We wonder why the New York Times, The Economist, The New Yorker, and the Washington Post never talk about this, but are always willing to spill gallons of ink talking about what a 'thug' Putin is.
“While the State exists there can be no freedom; when there is freedom there will be no State.” - Vladimir Lenin
In today’s crises centered around Russia, world historians seem to have forgotten that it was American President Woodrow Wilson who made it possible for Leon Trotsky to enter Russia with an American passport.
Observed in an historical context the underlying intent of western-eastern détente today should be seen in crystal clarity, but it is not. The reality is what it was.
Russia is once again in the crosshairs of a fearsome globalist assault, and the only real course toward peace and cooperation is to view the current situation through the truth of an historic lens. The harsh reality of today’s crises can be traced to amoral and apolitical “internationalist” bankers, the reincarnated cabal of subversionists replaying the same deadly tactic they did upon Tsarist Russia.
Most westerners never learned much about the 1917 Revolution in school. At best, a child of the 1960’s may have gone to the theater to see Doctor Zhivago, or the Cold War apocalyptic masterpiece Fail Safe. And in total fairness, and American kids raised in the 1970’s can scarcely be blamed for missing a paragraph or two in a high school history book about Tsar Nicholas and his family being murdered by the Bolsheviks.
By the 1980’s, western youth could only be expected to identify with news of the fall of the Soviet Union, and maybe some of their contemporaries breaking up pieces of the Berlin Wall is normal. So today, if we expect middle America to fathom what we mean when we accuse the globalists of leveraging anti-Russian propaganda, then we are dreaming. The knowledge bridge for proper understanding and cooperation that should exist, does not exist at all today. The same situation holds true for Britain and the rest of Europe. History, as it exists today, is a ripe fruit ready to be mixed into a brand-new globalist jam for consumption by the masses.
Make no mistake, the global cabal (or subversionists) are hard at work this new neo-politic food product – and most of the world is already hooked on its saccharin sweetness. Into this “cauldron” that once contained reality, the vestiges of old world control vie once again for the untold resources and immense growth potential Russia represents.
Watching Vladimir Putin back in the early 2000’s leading the new progressive Russia out of the swirling quagmire, we were all witnesses of a miraculous miscalculation on the part of these subversive forces. And today, we can see a literal replay of the strategy put in place to topple Tsarist Russia at the turn of the 20th century. While this may seem an extraordinary view, it is also one that is easily to illustrate.
Evidence of perpetrators of Tsar Nicholas’ demise is abundant and easily discernable through already published works from George Katkov, Stefan Possony, and Michael Futrell. Their studies, and scores more, have shown that Lenin and the exiled Bolsheviks were funded and supported by the German government, and by many of the industrialists that still dominate world finance. Many of the names have remained the same, and even the strategies and propaganda are unchanged, in the current revolutionary redux so apparent in Russia today.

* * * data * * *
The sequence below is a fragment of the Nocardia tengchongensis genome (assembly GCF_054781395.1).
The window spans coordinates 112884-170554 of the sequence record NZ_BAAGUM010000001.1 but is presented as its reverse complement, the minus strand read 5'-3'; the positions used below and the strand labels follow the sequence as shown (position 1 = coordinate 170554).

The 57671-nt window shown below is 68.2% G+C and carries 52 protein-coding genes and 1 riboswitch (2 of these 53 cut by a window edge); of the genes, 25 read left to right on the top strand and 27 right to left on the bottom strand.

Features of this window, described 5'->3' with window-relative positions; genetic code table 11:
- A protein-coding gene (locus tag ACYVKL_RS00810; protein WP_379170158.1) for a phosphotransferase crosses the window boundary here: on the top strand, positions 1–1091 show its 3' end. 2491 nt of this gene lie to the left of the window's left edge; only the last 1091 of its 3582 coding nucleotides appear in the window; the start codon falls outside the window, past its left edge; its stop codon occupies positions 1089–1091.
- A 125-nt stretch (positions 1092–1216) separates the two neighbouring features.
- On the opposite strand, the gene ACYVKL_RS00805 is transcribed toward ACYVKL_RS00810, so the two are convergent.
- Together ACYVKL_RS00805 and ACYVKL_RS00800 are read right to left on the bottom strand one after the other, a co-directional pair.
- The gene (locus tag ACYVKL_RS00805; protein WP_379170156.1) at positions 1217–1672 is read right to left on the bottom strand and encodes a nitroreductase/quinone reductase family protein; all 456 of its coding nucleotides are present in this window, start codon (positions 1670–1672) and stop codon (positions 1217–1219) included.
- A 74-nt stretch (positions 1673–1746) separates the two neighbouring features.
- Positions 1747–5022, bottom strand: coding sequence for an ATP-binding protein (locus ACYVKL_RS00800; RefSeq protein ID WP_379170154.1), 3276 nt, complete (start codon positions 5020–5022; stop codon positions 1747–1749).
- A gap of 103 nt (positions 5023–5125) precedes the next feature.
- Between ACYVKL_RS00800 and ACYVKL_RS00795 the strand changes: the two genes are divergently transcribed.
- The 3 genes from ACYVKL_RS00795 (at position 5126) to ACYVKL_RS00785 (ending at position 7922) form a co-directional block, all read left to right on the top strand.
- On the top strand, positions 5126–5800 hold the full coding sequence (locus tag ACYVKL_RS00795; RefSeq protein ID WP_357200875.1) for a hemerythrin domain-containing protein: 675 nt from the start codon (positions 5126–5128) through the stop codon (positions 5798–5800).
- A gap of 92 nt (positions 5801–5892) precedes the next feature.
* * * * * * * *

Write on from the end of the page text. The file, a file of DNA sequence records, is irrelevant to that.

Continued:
Once again ousted oligarchs and nefarious political characters inside Russia are financed by the likes of the Rothschilds, George Soros’ NGOs, and some of the same industrialist families responsible for murdering the Romanovs. Where once a notorious Bolshevik financier Olof Aschberg and J.P. Morgan colluded before, during, and after the Russian Revolution, today mafiosos and Putin enemies like Mikhael Khodorkovsky conspire with the likes of the Rothschilds and American counterparts.
To presuppose the famous industrial titans who funded World War I are separate entities from today’s crisis instigators is naïve and dangerous. Furthermore, assuming either old or new internationalists possess Leninist ideals is a form of insanity. The J.P. Morgan play on Russia and Tsar Nicholas, it was the same play we see Rothschild and Soros exacting on Putin and the new Russia. Just look at the similarities and the strategies, and the overall situation becomes vividly clear.
As a “for instance”, compare Tsar Nicholas’ efforts for overall pacification in Europe, as evidenced by his strengthening of the Franco-Russian Alliance, and his efforts at ending the world’s first big arms race via the Hague Peace Conference. This quote from Antony Sutton’s Wall Street and the Bolshevik Revolution sums up the ongoing strategy of crisis west to east:
“Russia was then — and is today — the largest untapped market in the world. Moreover, Russia, then and now, constituted the greatest potential competitive threat to American industrial and financial supremacy. (A glance at a world map is sufficient to spotlight the geographical difference between the vast land mass of Russia and the smaller United States.) Wall Street must have cold shivers when it visualizes Russia as a second super American industrial giant.”
Drawing on such parallels we should understand the Great Game, or the political and diplomatic confrontation in between Britain and Russia since the nineteenth century, has only expanded and evolved into the crisis we see today. The roots of the current crises were set by the dealings of the British East India Company at about the time of the American Revolution. And what was an unprecedented effort to expand the power and influence of the British Empire, echoes now as an apparent American expansionism.